Photos and words by brand ambassador, Leslie Kehmeier
The tour de Tacos and Topo Chicos continued as we set our sights on discovering the Sea of Cortez while pedaling down the east shore of the Baja Cape region.
Rested and recharged, we set out from La Ventana for another week and a half of sun, sweat, smiling, sunrises, sunsets, and soreness. And no surprise, we quickly settled back into our stinky, happy people routine.
There was only a short stretch of pavement to navigate before rolling back onto dirt, the surface we had become very accustomed to traveling over. Trading highway traffic for dust and a few washboards is a no-brainer. And besides, that is what the Baja Divide route is all about…being off-road and discovering out-of-the-way places.
Case in point, our group was heading towards the most remote stretch of the route along the Bahia de Los Muertos, below the Sierra La Gata mountains. Crossing over a pass, and descending through a scenic canyon, we found ourselves riding along an extended section of cliffs, perched above the sea. Somehow it felt as if we had crossed over into another world. Gone was any sign of significant development. The clouds were a little dark and the water below had some extra saturation of blue and turquoise. If the first week on the Baja tour hadn’t been surprising enough, our team was yet again blown away by another unique landscape. Camp that night was right on the beach, at the edge of the water rolling up onto rocky shores. It felt very remote and wild, a place that ranks as one of the most captivating I’ve ever experienced.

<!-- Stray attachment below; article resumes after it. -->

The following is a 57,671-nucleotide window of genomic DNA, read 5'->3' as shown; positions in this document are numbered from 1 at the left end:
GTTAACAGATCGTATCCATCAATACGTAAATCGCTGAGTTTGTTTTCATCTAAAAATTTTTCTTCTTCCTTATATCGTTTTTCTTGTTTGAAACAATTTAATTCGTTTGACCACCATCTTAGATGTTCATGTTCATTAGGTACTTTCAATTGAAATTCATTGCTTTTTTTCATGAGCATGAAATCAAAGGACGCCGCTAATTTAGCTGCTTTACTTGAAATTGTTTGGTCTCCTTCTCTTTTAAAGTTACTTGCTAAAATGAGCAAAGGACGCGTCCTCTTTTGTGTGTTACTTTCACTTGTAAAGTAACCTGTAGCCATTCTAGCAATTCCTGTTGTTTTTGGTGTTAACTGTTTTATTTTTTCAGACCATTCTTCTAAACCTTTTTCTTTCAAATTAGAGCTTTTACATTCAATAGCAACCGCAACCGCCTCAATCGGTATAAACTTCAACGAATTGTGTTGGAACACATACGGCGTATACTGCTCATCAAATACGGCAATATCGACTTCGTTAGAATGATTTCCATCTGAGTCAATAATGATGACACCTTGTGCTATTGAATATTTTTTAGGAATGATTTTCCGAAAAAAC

From there we continued south, back to into Baja reality and the town of Los Barriles. There we found Cafe Encinalito (more good coffee) and mountain bike friends from Oregon who generously showed us the awesome network of trails accessible from town. The ride solidified our thoughts about the surprisingly good riding all around the Baja Cape.
After the respite in Los Barriles, we went back to our castaway routine, sleeping on the beach, under the stars, for multiple nights in a row. Our last evening and morning was spent watching the ocean as multiple pods of whales swam past us in both directions. We could hardly believe our luck!
Mountain Surf Plaid
The second-to-last stop of the tour was back to bustling city of San Jose del Cabo. To distract us from sore bums and hot weather, we set our sights on finishing with a cafe stop and a nice hotel. We don’t mind admitting that we are the type of group that is perfectly fine mixing up the dirt bag life with creature comforts. After a few hours soaking up the ambiance at Coffee Lab Cabo, we rolled into the lobby of the Hyatt Place hotel, smelly dust and all. Although the memories of beach-front camping lingered freshly in our minds, a hot shower and a double run through breakfast buffet was very welcome.
On the final day, we pedaled the last 9.6 kilometers back to our beginning at the Hotel Cactus Inn. Happy and tired, we exchanged hugs and breathed a sigh of relief. Over the course of 18 days, 410 miles 19 gallons of Topo Chico, we had not one flat or mechanical issue between the four of us. It’s quite amazing really. I guess it reflects the remarkable time we had bikepacking around Baja.